25/01/2013 05:30 GMT | Updated 26/03/2013 05:12 GMT

Triple Dip? Maybe - Triple Crisis? Definitely

All the talk is once again of a triple-dip after today's GDP figures for the final quarter of 2012 showed the economy contracted by 0.3%. If GDP also shrinks in the first quarter of 2013, then the economy will be back in technical recession - the third recession in the space of five years.

However, this still remains speculation. We will not know for sure whether the economy is back in recession for another three months. And even then, history suggests there is always a chance that the GDP figures will be revised and that any recession will be subsequently eradicated from the record.

What we do know, however, is that the economy is facing a triple crisis: stagnation, debt and imbalance.

Stagnation because real GDP remains over 3% below its peak level, now five years in the past in the first quarter of 2008; and because over the last year GDP has increased by just 0.1%.

Debt because although household debt has fallen from a peak of 170% of income in 2008 to 150%, it remains at a very high level relative to UK experience prior to 2000 and compared to debt in other advanced economies.

Imbalance because the current account deficit in the first three quarters of 2012 was 3.7% of GDP - on course to be the largest deficit since 1989; and because manufacturing output is now clearly on a declining trend. Hopes of an export-led recovery or a 'march of the makers' have evaporated.

Yet - despite even the IMF now acknowledging that rapid deficit reduction has led to weaker growth - the government persists with its strategy of focusing almost exclusively on cutting its spending, refusing to accept that by taking demand out of the economy it has contributed to stagnation and thereby made it harder for households to reduce debt.

True, the government has announced a series of initiatives to boost growth, from finding money for research into graphene to cutting the rate of corporation tax, but these have proved ineffective. The reason is that, for the most part, they reflect a misdiagnosis of the problem. They focus on improving the supply-side of the economy: its capacity to produce output. But the UK already has plenty of spare capacity.

What the UK lacks is demand to match that capacity. Government spending cuts, slower growth in demand from Europe, the squeeze on households' spending power as a result of inflation running ahead of wage gains and low levels of business confidence have combined to suck demand out of the economy. If the government is not prepared to address this problem directly through extra public spending or tax cuts, which is clearly is not, it is unsurprising that the other measures it has put in place are proving ineffectual.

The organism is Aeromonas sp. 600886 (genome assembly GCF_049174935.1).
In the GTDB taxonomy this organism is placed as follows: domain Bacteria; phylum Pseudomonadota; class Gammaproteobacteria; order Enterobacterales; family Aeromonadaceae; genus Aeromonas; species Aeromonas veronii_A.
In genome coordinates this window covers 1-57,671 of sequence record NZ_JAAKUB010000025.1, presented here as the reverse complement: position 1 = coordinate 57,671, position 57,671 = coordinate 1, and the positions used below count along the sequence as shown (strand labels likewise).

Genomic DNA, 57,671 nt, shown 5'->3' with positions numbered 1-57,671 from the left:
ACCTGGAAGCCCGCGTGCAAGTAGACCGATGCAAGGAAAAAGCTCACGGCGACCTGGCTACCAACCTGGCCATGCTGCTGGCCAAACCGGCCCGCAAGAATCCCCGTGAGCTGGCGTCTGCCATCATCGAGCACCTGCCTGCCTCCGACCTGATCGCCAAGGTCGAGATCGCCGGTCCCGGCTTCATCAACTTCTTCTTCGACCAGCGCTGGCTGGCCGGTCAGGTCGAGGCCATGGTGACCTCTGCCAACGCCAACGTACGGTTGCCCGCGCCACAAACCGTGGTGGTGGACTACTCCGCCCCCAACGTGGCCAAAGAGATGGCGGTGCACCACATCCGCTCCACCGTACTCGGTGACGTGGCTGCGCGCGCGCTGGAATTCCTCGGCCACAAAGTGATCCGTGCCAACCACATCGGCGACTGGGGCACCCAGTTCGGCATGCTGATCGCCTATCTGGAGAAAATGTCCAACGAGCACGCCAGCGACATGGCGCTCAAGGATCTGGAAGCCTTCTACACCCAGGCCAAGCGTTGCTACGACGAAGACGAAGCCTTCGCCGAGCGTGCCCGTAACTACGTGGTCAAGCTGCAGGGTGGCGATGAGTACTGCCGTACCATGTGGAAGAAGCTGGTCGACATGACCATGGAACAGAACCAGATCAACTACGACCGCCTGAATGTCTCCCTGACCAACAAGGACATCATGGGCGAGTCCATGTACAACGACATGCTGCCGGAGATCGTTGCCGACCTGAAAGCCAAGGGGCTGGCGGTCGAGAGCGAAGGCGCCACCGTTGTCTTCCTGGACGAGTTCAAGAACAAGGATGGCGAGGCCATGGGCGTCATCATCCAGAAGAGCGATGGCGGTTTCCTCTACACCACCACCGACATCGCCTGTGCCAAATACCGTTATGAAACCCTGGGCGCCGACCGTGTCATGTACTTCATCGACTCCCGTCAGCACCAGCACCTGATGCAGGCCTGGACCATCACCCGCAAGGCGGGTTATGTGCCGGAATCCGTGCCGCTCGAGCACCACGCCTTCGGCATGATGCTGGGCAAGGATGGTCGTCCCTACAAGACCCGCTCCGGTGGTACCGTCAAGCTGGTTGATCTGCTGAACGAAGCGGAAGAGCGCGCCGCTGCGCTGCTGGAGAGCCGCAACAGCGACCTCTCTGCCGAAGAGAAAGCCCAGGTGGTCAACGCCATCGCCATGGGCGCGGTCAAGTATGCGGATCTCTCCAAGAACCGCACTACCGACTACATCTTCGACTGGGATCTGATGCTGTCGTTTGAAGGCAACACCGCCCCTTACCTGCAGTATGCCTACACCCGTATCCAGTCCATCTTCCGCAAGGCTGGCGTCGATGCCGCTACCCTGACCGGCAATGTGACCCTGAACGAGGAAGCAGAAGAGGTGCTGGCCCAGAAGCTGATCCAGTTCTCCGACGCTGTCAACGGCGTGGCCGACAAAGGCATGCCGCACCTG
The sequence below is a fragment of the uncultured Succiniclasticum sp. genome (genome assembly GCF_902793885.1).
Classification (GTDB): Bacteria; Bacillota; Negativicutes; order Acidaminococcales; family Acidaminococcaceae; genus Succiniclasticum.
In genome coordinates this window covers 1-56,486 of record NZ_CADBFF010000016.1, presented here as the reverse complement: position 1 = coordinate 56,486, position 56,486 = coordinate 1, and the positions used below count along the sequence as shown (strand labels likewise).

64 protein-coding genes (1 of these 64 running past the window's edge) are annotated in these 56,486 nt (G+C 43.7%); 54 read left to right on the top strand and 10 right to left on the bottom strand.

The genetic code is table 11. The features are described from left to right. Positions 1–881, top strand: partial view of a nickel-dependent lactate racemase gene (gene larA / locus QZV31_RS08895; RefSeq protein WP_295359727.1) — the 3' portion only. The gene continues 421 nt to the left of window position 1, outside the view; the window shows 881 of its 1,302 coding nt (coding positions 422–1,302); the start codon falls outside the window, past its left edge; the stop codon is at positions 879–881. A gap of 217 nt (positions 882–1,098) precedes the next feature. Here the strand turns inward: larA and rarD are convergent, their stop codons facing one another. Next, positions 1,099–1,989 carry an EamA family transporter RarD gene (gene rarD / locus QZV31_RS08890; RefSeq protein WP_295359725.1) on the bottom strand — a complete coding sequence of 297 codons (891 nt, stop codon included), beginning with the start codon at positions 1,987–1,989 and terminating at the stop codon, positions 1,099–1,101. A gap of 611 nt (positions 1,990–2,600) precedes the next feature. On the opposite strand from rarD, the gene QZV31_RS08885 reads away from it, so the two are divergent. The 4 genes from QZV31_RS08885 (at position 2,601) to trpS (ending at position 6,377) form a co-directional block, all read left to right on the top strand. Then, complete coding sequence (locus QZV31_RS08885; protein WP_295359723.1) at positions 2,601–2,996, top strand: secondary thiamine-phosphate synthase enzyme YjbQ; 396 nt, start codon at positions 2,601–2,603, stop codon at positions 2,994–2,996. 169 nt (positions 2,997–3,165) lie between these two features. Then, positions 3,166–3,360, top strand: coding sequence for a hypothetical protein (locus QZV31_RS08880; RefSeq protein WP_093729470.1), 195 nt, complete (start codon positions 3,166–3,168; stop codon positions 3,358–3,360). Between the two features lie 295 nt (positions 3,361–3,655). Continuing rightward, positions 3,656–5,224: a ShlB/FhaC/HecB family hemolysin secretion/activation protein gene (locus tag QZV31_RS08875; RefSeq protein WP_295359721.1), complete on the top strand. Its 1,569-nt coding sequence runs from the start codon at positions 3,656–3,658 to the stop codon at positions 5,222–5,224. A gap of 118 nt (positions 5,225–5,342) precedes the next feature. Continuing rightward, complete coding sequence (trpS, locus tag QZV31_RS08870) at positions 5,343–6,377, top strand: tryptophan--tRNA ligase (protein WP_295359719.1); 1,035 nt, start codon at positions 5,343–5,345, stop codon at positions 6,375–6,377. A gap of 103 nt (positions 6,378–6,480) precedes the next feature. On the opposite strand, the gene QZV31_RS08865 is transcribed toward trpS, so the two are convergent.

What is more, the government's efforts to reduce its borrowing are becoming self-defeating. George Osborne has already conceded that he will miss his target for reducing public debt and figures released earlier this week showed, public borrowing in the first nine months of the current fiscal year was £106.5 billion, up from £99 billion in the same period of 2011-12. This is putting the country's AAA credit rating under threat.

It is too much to hope that today's GDP figures will lead to a change of approach from the government; they were after all widely forecast at the time of the Autumn Statement, yet in it George Osborne claimed the UK economy was "healing" and "on the right track." At the moment, that track is leading to an economy that is stagnating, has a larger external imbalance and a household still hamstrung by debt.

But now is the time for a change of path. What is needed is a set of policies that put demand back into the economy in the short-term while beginning to address the long-standing structural weaknesses of the UK economy. As a first step, this should include a temporary cut in employees' national insurance contributions, using the historically low cost of borrowing to increase spending on infrastructure, measures to keep the long-term unemployed in touch with the labour market and an active industrial policy focused specifically on reversing the country's poor export performance.